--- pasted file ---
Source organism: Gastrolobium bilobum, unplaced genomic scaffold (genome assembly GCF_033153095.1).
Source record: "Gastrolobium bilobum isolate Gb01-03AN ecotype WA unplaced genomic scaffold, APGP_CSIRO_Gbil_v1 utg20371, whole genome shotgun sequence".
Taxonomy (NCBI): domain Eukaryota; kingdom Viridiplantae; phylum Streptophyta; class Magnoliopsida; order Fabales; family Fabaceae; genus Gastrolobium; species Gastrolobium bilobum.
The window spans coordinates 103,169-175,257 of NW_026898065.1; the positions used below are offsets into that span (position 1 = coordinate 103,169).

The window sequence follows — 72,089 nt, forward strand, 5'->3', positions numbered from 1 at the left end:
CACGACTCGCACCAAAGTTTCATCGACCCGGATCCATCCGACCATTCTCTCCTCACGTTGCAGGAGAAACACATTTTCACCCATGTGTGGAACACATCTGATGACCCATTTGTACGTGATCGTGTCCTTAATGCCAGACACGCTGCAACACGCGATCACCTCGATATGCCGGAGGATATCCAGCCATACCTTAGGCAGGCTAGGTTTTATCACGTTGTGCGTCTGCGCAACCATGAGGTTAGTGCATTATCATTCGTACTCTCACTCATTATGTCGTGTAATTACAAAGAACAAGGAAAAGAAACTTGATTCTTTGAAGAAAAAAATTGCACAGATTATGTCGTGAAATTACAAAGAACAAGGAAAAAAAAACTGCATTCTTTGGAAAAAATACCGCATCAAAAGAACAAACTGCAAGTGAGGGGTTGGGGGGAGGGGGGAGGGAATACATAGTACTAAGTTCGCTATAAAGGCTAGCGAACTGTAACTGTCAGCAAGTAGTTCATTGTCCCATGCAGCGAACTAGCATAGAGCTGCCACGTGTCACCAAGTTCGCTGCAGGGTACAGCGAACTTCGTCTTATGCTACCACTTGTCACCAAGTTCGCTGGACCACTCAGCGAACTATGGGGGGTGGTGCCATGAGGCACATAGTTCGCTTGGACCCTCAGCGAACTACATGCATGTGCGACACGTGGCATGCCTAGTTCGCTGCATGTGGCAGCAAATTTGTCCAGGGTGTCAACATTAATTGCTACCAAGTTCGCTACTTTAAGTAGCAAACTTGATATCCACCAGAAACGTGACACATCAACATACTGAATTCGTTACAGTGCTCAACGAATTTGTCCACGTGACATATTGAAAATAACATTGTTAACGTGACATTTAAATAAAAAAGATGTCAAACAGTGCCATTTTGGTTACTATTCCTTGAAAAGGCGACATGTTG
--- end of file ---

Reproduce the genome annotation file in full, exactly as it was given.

Source organism: Gastrolobium bilobum, unplaced genomic scaffold (genome assembly GCF_033153095.1).
Source record: "Gastrolobium bilobum isolate Gb01-03AN ecotype WA unplaced genomic scaffold, APGP_CSIRO_Gbil_v1 utg20371, whole genome shotgun sequence".
Taxonomy (NCBI): domain Eukaryota; kingdom Viridiplantae; phylum Streptophyta; class Magnoliopsida; order Fabales; family Fabaceae; genus Gastrolobium; species Gastrolobium bilobum.
The window spans coordinates 103,169-175,257 of NW_026898065.1; the positions used below are offsets into that span (position 1 = coordinate 103,169).

The window sequence follows — 72,089 nt, forward strand, 5'->3', positions numbered from 1 at the left end:
CACGACTCGCACCAAAGTTTCATCGACCCGGATCCATCCGACCATTCTCTCCTCACGTTGCAGGAGAAACACATTTTCACCCATGTGTGGAACACATCTGATGACCCATTTGTACGTGATCGTGTCCTTAATGCCAGACACGCTGCAACACGCGATCACCTCGATATGCCGGAGGATATCCAGCCATACCTTAGGCAGGCTAGGTTTTATCACGTTGTGCGTCTGCGCAACCATGAGGTTAGTGCATTATCATTCGTACTCTCACTCATTATGTCGTGTAATTACAAAGAACAAGGAAAAGAAACTTGATTCTTTGAAGAAAAAAATTGCACAGATTATGTCGTGAAATTACAAAGAACAAGGAAAAAAAAACTGCATTCTTTGGAAAAAATACCGCATCAAAAGAACAAACTGCAAGTGAGGGGTTGGGGGGAGGGGGGAGGGAATACATAGTACTAAGTTCGCTATAAAGGCTAGCGAACTGTAACTGTCAGCAAGTAGTTCATTGTCCCATGCAGCGAACTAGCATAGAGCTGCCACGTGTCACCAAGTTCGCTGCAGGGTACAGCGAACTTCGTCTTATGCTACCACTTGTCACCAAGTTCGCTGGACCACTCAGCGAACTATGGGGGGTGGTGCCATGAGGCACATAGTTCGCTTGGACCCTCAGCGAACTACATGCATGTGCGACACGTGGCATGCCTAGTTCGCTGCATGTGGCAGCAAATTTGTCCAGGGTGTCAACATTAATTGCTACCAAGTTCGCTACTTTAAGTAGCAAACTTGATATCCACCAGAAACGTGACACATCAACATACTGAATTCGTTACAGTGCTCAACGAATTTGTCCACGTGACATATTGAAAATAACATTGTTAACGTGACATTTAAATAAAAAAGATGTCAAACAGTGCCATTTTGGTTACTATTCCTTGAAAAGGCGACATGTTG